I tested this cake with kobucha squash and butternut squash, and both worked well. A 1½ pound gourd has about 1 pound of usable squash which, shredded, yields 2¼ very tightly packed cups. Use whatever squash you like, just make sure to watch carefully while it roasts so that it doesn’t burn. You can substitute any nut for the cashews — I think almonds or pecans would work nicely. While Clark’s original recipe called for hand-grating the squash, I used my food processor, which yielded slightly thicker pieces of squash.

The bake time for this cake is quite long and will vary depending on your oven and the type of pan that you use. I used a 9-inch round springform pan with high sides and the total bake time was one hour and ten minutes. For the first 30 minutes or so, cover the pan with aluminum foil that you’ve poked holes in — this will allow the cake to bake without letting the top burn. The holes prevent the cake from steaming.

Serves 8 to 10

For the cake:

1½ pounds kobucha squash (or 1 pound pre-peeled and cut butternut squash)
¾ cup cashews
2½ cups all-purpose flour, plus extra for preparing the pan
1 teaspoon baking powder
½ teaspoon baking soda
1½ teaspoon kosher salt
3 large eggs
1¾ cups white sugar
1 cup less 1 tablespoon extra-virgin olive oil
2 teaspoon vanilla extract

For the citrus glaze:

½ cup orange juice
¼ cup lemon juice
¼ cup sugar
¾ cup confectioner’s sugar

1) Preheat the oven to 425° F.

2) Cut the squash into quarters. Remove the stringy bits and seeds. Use a vegetable peeler to remove the outer layer of your squash. Grate the squash using the large holes on a box grater or a food processor.

3) Spread the grated squash out on a baking tray and flash in the oven for 8-10 minutes to remove excess moisture from the squash. (A little color is okay, but don’t let the squash burn.)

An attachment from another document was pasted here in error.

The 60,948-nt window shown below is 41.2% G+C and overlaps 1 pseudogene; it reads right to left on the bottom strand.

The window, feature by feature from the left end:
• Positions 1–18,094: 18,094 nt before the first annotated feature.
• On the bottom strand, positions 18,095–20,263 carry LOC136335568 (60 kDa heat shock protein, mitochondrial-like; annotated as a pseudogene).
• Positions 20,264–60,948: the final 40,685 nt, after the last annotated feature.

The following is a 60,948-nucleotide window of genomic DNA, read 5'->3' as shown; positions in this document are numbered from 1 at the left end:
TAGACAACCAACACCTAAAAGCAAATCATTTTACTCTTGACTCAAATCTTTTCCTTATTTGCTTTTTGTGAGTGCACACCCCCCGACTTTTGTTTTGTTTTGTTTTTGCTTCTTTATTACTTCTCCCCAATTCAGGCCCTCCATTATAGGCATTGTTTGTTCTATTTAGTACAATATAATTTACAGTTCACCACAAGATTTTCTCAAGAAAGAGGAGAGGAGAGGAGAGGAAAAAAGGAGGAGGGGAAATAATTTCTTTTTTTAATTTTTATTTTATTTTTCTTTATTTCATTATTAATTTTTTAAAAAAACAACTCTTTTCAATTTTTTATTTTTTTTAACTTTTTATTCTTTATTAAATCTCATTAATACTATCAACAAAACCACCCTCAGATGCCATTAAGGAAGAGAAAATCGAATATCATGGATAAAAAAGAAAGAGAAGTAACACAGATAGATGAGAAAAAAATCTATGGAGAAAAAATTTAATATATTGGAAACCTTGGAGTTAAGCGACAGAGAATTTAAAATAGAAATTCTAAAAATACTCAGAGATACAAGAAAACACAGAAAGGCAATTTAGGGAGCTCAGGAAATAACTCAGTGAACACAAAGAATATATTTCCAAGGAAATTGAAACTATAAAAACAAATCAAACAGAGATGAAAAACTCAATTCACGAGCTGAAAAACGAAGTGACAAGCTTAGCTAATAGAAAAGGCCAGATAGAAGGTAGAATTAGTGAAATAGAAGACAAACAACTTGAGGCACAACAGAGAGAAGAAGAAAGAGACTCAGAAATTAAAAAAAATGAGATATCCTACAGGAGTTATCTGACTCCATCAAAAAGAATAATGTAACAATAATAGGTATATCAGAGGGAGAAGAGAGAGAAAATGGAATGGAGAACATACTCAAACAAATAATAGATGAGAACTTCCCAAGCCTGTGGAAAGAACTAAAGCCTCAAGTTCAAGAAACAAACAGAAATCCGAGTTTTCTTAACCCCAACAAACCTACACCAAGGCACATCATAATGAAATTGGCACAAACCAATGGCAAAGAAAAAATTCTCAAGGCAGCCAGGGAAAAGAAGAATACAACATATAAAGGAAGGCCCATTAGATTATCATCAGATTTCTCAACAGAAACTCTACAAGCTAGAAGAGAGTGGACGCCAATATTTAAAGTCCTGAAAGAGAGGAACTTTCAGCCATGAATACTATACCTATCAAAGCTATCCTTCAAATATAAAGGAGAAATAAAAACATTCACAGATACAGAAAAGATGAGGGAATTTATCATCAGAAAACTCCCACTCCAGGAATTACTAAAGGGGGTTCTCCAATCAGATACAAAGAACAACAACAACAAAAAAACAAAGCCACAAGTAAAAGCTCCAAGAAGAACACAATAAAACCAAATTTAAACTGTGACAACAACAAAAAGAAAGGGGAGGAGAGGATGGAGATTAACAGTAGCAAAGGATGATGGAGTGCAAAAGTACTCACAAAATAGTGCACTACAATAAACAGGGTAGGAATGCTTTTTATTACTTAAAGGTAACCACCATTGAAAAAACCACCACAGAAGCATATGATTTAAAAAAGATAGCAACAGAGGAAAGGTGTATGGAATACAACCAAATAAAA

4) Turn the oven down to 350° F. Toast the cashews for about 5 minutes until just slightly browned. Allow the nuts to cool and then coarsely chop.

5) Prepare a 9-inch springform pan with high sides by lightly spraying with oil. Dust the greased pan with flour, covering all surfaces and tapping out the excess flour.

6) In a medium bowl, sift together the flour, baking powder, baking soda and salt.

7) With a stand mixer on medium to medium-high, paddle together the eggs, sugar, olive oil and vanilla until light and creamy. Turn off the mixer and scrape down the sides with a rubber spatula.

8) Add the dry ingredients all at once. Mix on low until just together. Use a rubber spatula and scrape down the mixing bowl again. Add the squash and toasted nuts all at once, mixing on low until just incorporated. Don’t overmix.

9) Poke a few holes in a piece of aluminum foil large enough to cover your cake. Lightly tent the top of the cake, leaving room so it won’t touch the surface of the cake as it rises. Place the pan on the middle rack of the oven. Bake for 30 minutes. Remove foil tent, rotate cake and bake for 35-45 more minutes. Toothpick test the dead center to make sure your cake is fully baked.

10) While the cake is baking, whisk together the citrus glaze ingredients and leave on top of the stove to fully dissolve sugar. Whisk again prior to use.

11) Cool for 15-20 minutes and turn cake out onto a cooling rack. Immediately use a pastry brush to coat the top and sides with glaze, making sure to use all the glaze. You will think it’s too much, but it’s not. Allow the cake to completely cool before cutting.


The Foods of Georgia, on My Mind

By Liza Schoenfein

One of the delicious cheese breads of Georgia. Photographs by Liza Schoenfein

Gaumarjos!” Maia Efrem said, clinking a glass of red wine with those of the seven friends she’d gathered at Oda House, a Georgian restaurant on New York’s Lower East Side. “That literally means ‘to victory’ in Georgian, and it’s how we say ‘cheers’.”

With that we kicked off our Georgian supra, or “big feast.” “It’s always served family style,” said Efrem, one of my colleagues at the Forward, who moved to Israel from Georgia when she was seven, then to Queens, New York, at 10.

The wine we toasted with, a dry red from the Kakhetia region, was made from a grape called saperavi. Efrem told us that all the wines of Georgia are aged not in oak or steel barrels but in clay.

To start, we ordered a trio of three appetizers called pkhali, each featuring ground walnuts, one with green beans, another with spinach, and a third wrapped in thin sheets of eggplant and topped with pomegranate seeds. All were redolent of coriander and fenugreek, two of the most commonly used spices in Georgian cuisine.